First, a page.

LONDON — Jose Mourinho is a lightning rod, for good or bad. Even when it isn’t his fault, the story usually ends up with the Manchester United manager being front and centre, and he can thank Marco Ianni for that after Saturday’s dramatic and chaotic 2-2 draw against Chelsea at Stamford Bridge.
Marco who? Good question, and one that Mourinho would probably have uttered before this game.
But he knows who Ianni is now after the Italian goaded the former Chelsea manager with an over-exuberant celebration after Ross Barkley’s 96th-minute equaliser.
Ianni’s official title is that of second assistant to Chelsea coach Maurizio Sarri, but he will now be remembered as the guy who poked a stick at Mourinho and led the Portuguese to chase him down the tunnel at the end of this game.
Chaos ensued — and it was already pretty chaotic with Barkley scoring so late — but while the United manager was largely blameless, only reacting to provocation, it is perhaps valid to ask whether Ianni would have celebrated so wildly had the likes of Jurgen Klopp or Pep Guardiola been in the opposition dugout rather than Mourinho.
This is the reality that Mourinho must accept. Because of his own track record and history of antagonising opponents, he now finds himself facing the kind of behaviour that he and his own assistants have been guilty of in the past. Who can forget Mourinho poking Tito Vilanova in the eye, sliding on his knees in celebration at Camp Nou or even the time he sprinted down the Old Trafford touchline to celebrate Porto’s last-minute equaliser at Manchester United?
And after accepting Ianni’s postmatch apology, Mourinho admitted that he could not bear a grudge against the 36-year-old considering his own actions in the past.
“I am not annoyed with anything,” Mourinho said. “What happened with Sarri’s assistant, Sarri was the first one to come to me and say he will resolve it.
“The assistant has already come to me and apologised, I told him to forget it. I have made a lot of mistakes in my career, especially when I was young like him.
“Don’t do what everyone does and say ‘it’s Mourinho who does things.’ I don’t know his name, I don’t need to know. Everything is fine.”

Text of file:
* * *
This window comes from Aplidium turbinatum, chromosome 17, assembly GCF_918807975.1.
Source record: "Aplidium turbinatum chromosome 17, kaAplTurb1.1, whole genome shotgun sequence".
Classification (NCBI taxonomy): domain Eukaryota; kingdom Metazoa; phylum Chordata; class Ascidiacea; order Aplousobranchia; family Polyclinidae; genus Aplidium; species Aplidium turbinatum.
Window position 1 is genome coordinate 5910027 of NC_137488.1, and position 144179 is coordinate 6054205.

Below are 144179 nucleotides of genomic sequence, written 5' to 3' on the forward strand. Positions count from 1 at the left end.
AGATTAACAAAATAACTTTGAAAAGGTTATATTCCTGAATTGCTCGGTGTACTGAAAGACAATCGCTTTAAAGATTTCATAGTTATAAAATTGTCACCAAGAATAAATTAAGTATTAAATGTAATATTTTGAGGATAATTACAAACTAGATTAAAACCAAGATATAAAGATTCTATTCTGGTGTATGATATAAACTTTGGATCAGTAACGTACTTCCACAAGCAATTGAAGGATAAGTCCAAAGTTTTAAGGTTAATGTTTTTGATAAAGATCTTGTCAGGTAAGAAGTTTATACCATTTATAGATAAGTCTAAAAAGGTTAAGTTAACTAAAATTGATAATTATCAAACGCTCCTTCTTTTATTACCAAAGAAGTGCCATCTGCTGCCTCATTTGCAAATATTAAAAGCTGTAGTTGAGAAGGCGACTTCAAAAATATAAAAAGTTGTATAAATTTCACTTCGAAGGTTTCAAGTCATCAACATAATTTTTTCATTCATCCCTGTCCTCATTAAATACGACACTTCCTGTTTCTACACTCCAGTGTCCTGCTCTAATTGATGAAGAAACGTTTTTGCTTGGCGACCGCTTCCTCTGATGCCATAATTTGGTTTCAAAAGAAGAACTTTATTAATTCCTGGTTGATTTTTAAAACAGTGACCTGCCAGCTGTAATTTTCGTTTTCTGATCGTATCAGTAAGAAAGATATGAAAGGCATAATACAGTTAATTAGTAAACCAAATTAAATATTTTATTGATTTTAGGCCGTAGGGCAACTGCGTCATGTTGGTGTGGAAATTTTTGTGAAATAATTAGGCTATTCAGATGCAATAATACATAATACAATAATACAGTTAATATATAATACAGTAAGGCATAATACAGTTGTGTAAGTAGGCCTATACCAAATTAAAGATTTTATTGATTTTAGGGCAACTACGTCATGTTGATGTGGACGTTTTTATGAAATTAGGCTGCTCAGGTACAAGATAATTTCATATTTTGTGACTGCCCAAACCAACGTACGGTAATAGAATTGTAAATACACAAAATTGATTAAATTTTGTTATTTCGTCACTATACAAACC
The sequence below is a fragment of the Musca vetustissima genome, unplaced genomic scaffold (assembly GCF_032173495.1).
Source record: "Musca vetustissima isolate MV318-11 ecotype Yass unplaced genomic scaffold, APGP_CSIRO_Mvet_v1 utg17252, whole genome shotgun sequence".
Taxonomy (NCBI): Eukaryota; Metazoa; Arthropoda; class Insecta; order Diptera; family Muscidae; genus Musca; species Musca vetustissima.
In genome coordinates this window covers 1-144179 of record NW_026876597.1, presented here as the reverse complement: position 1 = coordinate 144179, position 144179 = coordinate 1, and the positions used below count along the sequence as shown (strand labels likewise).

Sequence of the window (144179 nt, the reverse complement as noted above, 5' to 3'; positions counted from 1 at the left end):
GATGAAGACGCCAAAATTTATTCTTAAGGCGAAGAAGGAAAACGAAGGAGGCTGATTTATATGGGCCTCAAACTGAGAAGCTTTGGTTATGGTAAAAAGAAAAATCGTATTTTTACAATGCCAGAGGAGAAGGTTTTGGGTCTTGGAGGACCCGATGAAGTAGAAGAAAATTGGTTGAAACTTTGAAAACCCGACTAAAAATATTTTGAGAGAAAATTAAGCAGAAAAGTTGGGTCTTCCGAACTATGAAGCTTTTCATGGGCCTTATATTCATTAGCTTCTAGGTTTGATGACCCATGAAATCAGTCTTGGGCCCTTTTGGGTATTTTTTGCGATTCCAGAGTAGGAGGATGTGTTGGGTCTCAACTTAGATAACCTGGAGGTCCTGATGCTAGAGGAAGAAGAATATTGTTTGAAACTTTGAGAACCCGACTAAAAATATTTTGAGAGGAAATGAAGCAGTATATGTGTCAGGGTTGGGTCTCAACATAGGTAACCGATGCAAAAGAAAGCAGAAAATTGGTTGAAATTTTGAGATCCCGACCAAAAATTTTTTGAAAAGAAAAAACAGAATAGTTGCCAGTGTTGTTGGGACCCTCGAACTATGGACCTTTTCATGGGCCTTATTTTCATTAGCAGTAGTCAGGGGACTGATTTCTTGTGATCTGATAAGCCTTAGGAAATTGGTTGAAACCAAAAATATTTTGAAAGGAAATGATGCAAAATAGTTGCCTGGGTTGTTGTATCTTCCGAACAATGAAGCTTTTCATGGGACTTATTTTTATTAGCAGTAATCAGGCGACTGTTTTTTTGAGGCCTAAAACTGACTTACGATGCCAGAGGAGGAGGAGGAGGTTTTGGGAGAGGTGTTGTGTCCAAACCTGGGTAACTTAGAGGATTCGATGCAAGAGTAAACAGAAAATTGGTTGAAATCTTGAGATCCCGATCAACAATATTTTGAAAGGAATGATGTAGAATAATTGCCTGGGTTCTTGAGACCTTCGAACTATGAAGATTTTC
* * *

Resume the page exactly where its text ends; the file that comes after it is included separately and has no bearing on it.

Sarri, the Chelsea manager, admitted that Mourinho was wronged on this occasion, displaying more diplomacy than his predecessor, Antonio Conte, who was never one to concede anything to the Man United boss.
“After the match I spoke with Jose, and immediately I understood we were wrong,” Sarri said. “I spoke immediately with the member of my staff and I told him to speak with Mourinho and say sorry. Now everything is finished.”
What happened next was classic Mourinho, however. With the Chelsea fans taunting their former manager — ‘F— off Mourinho!’ was the chant from the main stand — he responded by displaying three fingers to his tormentors, referencing the three Premier League titles he won as the club’s manager.
“I did not get respect from the Chelsea fans,” he said. “But that is not up to me.”
Whether he enjoys it or not, Mourinho is the guy who is always portrayed as the villain of the piece, but there was so much more to this game than the incident with Ianni and his reaction to the fans who once idolised him.
Two weeks after his United team overturned a 2-0 deficit to beat Newcastle 3-2 at Old Trafford — a result which may have saved his job — his players almost performed a similar trick at Chelsea and Mourinho was central to that with his tactics and motivation.
He was a constant ball of energy on the touchline, driving his players on. Tactically, by restoring Juan Mata to his team, Mourinho gave United a crucial link to the forwards, and the Spaniard’s presence also unlocked Paul Pogba’s ability as a driving force further back — Mata’s presence stopped Pogba from believing he had to do everything.
Having trailed to Antonio Rudiger’s 21st-minute header, when Paul Pogba’s slack marking allowed the German defender to score from a set piece, United produced a stirring second-half performance to come within a whisker of winning at Stamford Bridge for the first time since 2012.
Anthony Martial, a player whose regression under Mourinho has been stark until his recent revival, scored two stunning goals to put United on the brink of victory, and his smiling reaction when substituted in the closing stages hinted at a warming of his relationship with his manager.
Pogba also impressed in this game — minus the aforementioned defensive mistake — as did Luke Shaw, less than 48 hours after confirmation of his new five-year contract.
Romelu Lukaku performed like a world-class centre-forward in the second half, too.
All of the players listed above have had their issues with Mourinho, but they were suddenly delivering against a big team, and while Mourinho still has to win over many of his stars, this performance suggested that it may finally be coming together.
But once again, when the dust settled, the story was all about Mourinho.
Yes, it wasn’t his fault that Ianni celebrated so crazily in front of him, but there was little sense of Mourinho biting his tongue and refusing to take the bait.
He also didn’t need to hit back at the Chelsea fans, but when you throw away three points you so desperately want with almost the last kick of the game, it would be testing the resolve of anyone, never mind someone as emotional as Mourinho.
And there was enough in this game to anger and delight him — a terrible opening goal, when Pogba lost his man, a stirring fightback, a performance which highlighted Martial’s brilliant potential and then the gut-wrenching Barkley equaliser, just as the points seemed to be in the bag.
Then again, just imagine how Mourinho would have reacted had United claimed victory.
Still, it would be good for him, and United, for the story to focus on football once again. That will have to wait for now, though.